This week, I delve more deeply into the question of where we are and what Rockhill means when he writes that “…liberalism and fascism, contrary to what the dominant ideology maintains, are not opposites. They are partners in capitalist crime.” What it all points to is that the path away from fascism to a future that respects human rights and protects the planet requires a mass movement working to create systemic change.

Listen to my interview with Gabriel Rockhill on Clearing the FOG (available Monday) and aired on WBAI in New York City and WPFW in Washington, DC.

From History.com.

Liberalism and Fascism

Liberalism, meaning liberal democracy, and fascism, which can become authoritarian but this isn’t a requirement, are forms of governance that both exist and serve to protect capitalism. John Curl, in “For All the People,” explains that prior to the founding of the United States, a real democracy movement of collectives, cooperatives and communalism existed, established by the settlers out of necessity. Of course, indigenous peoples have used these democratic structures throughout time.

The settlers’ communal practices threatened the oligarchs, the major land and slave owners, because the people had real power that couldn’t be controlled by the colonial governments. Thus, the founding Constitution, which exists today, was written to prevent participatory democracy and to establish property rights, and later corporate rights, over human rights. In 1776, the capitalist state was born.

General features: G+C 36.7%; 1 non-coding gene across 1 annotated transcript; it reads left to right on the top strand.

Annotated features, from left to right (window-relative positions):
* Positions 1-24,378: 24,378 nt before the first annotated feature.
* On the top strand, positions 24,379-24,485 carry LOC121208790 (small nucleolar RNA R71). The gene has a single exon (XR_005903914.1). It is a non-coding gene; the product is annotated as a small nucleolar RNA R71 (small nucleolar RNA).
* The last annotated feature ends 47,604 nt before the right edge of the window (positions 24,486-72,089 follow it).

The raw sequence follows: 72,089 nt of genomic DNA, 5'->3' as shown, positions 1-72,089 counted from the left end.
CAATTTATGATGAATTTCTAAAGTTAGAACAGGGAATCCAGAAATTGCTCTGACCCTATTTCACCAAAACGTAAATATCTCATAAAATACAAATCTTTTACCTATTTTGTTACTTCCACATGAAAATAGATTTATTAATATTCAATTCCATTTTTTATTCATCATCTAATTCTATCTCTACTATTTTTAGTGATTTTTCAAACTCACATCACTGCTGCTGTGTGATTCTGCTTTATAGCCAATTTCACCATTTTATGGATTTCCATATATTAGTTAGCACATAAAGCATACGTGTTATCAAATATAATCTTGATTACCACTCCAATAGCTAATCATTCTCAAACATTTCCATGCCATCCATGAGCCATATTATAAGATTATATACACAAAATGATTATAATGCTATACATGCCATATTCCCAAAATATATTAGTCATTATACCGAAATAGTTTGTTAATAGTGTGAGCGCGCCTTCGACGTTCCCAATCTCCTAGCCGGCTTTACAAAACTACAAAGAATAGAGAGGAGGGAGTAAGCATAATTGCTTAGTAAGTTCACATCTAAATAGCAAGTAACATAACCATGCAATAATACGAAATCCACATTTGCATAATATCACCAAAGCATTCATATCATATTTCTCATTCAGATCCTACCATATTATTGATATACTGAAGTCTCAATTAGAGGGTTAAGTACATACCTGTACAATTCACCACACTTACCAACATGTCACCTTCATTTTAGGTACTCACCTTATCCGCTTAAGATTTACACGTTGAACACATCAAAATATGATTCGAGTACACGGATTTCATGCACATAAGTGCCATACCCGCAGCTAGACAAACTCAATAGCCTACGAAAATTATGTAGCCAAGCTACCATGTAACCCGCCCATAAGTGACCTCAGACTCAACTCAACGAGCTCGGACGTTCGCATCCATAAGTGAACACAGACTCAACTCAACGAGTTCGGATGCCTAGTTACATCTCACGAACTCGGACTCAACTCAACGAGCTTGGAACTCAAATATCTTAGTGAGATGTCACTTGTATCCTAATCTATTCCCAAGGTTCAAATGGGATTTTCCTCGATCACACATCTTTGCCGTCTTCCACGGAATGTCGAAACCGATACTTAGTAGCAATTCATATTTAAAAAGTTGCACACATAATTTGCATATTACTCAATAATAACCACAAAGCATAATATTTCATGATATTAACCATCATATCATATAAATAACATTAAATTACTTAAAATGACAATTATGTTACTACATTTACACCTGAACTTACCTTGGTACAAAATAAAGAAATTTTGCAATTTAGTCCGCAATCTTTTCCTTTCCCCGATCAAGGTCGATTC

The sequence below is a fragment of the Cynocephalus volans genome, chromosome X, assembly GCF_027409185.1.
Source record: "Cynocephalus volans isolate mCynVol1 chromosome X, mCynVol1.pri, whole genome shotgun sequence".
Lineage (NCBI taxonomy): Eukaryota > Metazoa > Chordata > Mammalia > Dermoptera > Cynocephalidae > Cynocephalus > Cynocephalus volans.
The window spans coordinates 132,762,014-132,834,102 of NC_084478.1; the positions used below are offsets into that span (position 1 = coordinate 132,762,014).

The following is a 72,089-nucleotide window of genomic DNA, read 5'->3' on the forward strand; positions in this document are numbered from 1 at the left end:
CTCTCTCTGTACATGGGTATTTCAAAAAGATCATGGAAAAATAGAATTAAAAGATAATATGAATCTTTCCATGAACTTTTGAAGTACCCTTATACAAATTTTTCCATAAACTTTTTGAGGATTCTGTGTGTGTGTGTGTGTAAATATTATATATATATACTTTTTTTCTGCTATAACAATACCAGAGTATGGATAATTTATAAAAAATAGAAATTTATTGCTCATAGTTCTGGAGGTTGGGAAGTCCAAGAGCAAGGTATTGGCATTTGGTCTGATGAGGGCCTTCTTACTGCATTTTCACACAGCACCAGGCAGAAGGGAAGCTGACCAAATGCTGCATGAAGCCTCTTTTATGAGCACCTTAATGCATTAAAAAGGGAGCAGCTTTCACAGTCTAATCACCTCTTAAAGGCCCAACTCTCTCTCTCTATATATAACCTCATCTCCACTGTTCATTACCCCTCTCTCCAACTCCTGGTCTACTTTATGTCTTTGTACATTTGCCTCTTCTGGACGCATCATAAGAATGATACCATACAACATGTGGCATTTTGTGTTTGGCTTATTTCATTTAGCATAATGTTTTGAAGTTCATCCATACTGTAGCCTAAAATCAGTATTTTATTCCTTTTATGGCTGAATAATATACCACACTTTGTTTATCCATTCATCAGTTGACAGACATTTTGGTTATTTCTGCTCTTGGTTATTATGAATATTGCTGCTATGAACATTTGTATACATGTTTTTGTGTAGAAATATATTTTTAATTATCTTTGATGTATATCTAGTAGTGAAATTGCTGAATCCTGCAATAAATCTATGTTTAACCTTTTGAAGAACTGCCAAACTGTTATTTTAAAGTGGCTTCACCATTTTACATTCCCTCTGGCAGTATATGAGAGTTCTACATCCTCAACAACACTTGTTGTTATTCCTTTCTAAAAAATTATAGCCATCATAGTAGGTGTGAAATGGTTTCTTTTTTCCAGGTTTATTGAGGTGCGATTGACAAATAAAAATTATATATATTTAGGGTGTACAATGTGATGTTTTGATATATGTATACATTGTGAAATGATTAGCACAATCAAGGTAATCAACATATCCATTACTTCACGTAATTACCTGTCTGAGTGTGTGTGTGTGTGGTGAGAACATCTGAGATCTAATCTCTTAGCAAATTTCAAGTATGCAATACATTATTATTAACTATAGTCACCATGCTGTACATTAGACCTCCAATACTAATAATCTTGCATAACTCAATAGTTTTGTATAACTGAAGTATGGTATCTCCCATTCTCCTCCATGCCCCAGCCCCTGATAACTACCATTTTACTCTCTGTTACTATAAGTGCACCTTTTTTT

In a liberal democracy, a mostly western institution, elections are held and those who hold power are supposed to represent the interests of the people and protect their rights. Fascism can take different forms in different circumstances, but it uses violence, repression and control to maintain power. Both liberalism and fascism can and do exist at the same time for different populations in the same country.

Rockhill explains in the interview that liberal democracies give the illusion of protecting the rights of people, but they only do so as long as the people are compliant with the capitalist system. In reality, the system serves the interests of the few while exploiting the working class and poor and degrading the planet. This is what we refer to in the Popular Resistance School as the official policy, what we are told something does, versus the operative policy, what it actually does.

In theory, in liberal democracies, people can choose to participate in governance through elections where different perspectives are represented and compete for power. There are checks and balances, including the rule of law, that prevent the ruling class from trampling on the people’s rights. That sounds good.

In practice, in the United States, voter suppression, suppression of third parties and an unaccountable voting system prevent full participation in the process, create a limited choice for voters and have the potential to rig the outcome. The checks and balances and rule of law have been undermined over time as those in power write laws to legalize consolidation of power, theft from the people and assaults on civil rights.

For the past few decades, using executive orders and laws like the Authorization for the Use of Military Force, the power of the presidency has grown. Congress, through legislation such as the Patriot Act and the National Defense Authorization Act, allows mass surveillance of the population and restrictions on our rights to due process. Studies show that Congress represents the interests of the wealthy elites and polls find the approval rating for Congress is extremely low, currently at only 17%. This couldn’t be more evident when looking at Congress’ current failure to protect the health and economic security of the people during a time of multiple serious crises while the wealthy have amassed more riches.